Osteopathy is defined as a holistic mode of manual medicine, and is best known as an effective treatment for musculo-skeletal complaints. Osteopaths are often consulted for lower back pain, neck pain, sciatica, headaches, arthritis, muscle and joint strains.
This therapy can also assist with the treatment of menstrual problems, postural strain during pregnancy, repetitive strain injury, chronic fatigue, digestive problems, poor circulation, sports injuries and breathing disorders. Put simply, optimizing structural balance allows physiology to do its job.
Osteopathy was developed in 1874 by American physician and surgeon, Dr Andrew Taylor Still. Dr Still’s theories differed dramatically from popular medical opinion of the time (which was far from today’s medical science) in that he publicly criticized the inappropriate use of patent medicines and advocated treatment of the individual rather than the disease.
Osteopathy was the result of ten years of extensive research and clinical observation, prompted by an 1864 outbreak of spinal meningitis which claimed the lives of three of Dr Still’s children. This began Dr Still’s search for a better way to apply medicine in an age when many patients were given drugs that were poorly researched and treatments that were in many ways worse than the disease itself. Dr Still was at first ridiculed by his peers, however as a result of his success with patients, he established the American School of Osteopathy in 1892.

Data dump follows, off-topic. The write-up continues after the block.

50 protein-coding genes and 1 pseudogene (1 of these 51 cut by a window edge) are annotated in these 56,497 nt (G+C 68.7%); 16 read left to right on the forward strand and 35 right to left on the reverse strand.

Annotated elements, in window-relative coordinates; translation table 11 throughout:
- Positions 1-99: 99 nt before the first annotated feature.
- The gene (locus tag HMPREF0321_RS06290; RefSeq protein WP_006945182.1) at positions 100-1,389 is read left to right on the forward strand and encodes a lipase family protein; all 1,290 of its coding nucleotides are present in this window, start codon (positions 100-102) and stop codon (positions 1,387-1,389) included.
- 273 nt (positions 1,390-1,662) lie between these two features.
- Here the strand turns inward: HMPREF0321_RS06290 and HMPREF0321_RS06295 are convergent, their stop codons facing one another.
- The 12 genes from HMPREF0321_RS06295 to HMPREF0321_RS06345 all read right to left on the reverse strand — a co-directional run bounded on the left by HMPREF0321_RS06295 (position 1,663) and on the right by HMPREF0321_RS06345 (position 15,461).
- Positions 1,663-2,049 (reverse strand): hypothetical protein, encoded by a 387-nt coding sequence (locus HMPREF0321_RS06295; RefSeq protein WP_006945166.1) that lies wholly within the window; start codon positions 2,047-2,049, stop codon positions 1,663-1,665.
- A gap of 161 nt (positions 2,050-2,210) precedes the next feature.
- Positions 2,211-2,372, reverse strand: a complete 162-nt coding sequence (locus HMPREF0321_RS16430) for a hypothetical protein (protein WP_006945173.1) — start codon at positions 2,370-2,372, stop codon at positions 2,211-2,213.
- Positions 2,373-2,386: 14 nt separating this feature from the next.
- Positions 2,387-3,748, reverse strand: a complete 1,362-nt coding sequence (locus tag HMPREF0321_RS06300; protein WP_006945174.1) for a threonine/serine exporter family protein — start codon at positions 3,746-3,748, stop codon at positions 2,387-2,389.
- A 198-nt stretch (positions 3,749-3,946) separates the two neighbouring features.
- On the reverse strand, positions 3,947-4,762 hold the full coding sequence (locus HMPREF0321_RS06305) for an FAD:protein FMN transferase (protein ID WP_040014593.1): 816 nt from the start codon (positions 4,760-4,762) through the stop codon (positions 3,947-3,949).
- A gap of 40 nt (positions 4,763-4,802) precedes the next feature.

Today there are over 40,000 osteopaths worldwide and osteopathic practitioners are registered primary health care providers in all states and territories of Australia.
Key principles and philosophy
Osteopathy is based on the theory that the human body operates as a total functional unit with all parts interrelated and structure being closely associated with function. Damage to one part of the body can have an adverse effect on other systems or organs. Osteopaths emphasise and work to support homeostasis; the body is a self-regulating mechanism.
This in-built ‘repair kit’ will perform best when the musculo-skeletal system is mechanically sound, allowing sufficient circulation of blood and other body fluids, nervous system conductivity, optimum function of internal organs and adequate production and delivery of the body’s natural nutrients.
The principal therapeutic hands on approach of osteopathy is called osteopathic manipulative therapy (OMT), and may include passive range of motion techniques, soft tissue massage, muscle stretching techniques and gentle manipulation of joints. Passive or slow release techniques are also commonly used, making the therapy safe for babies, small children and elderly patients. This includes techniques such as muscle energy technique (MET) , myofascial release and osteopathy in the cranial field.
Osteopathy is designed to treat the whole person. To this end, osteopaths also consider psychological factors, nutrition, exercise and stress reduction strategies. If another form of treatment is more appropriate the patient is referred accordingly. The aim of all osteopathic treatment is to restore the body’s natural ability to heal itself using biomechanical principles in conjunction with lifestyle improvements and a healthy diet.
Osteopathy in Australia is often confused with chiropractic, however the two professions have different training institutions, professional associations, registration boards/acts, philosophies and treatment applications.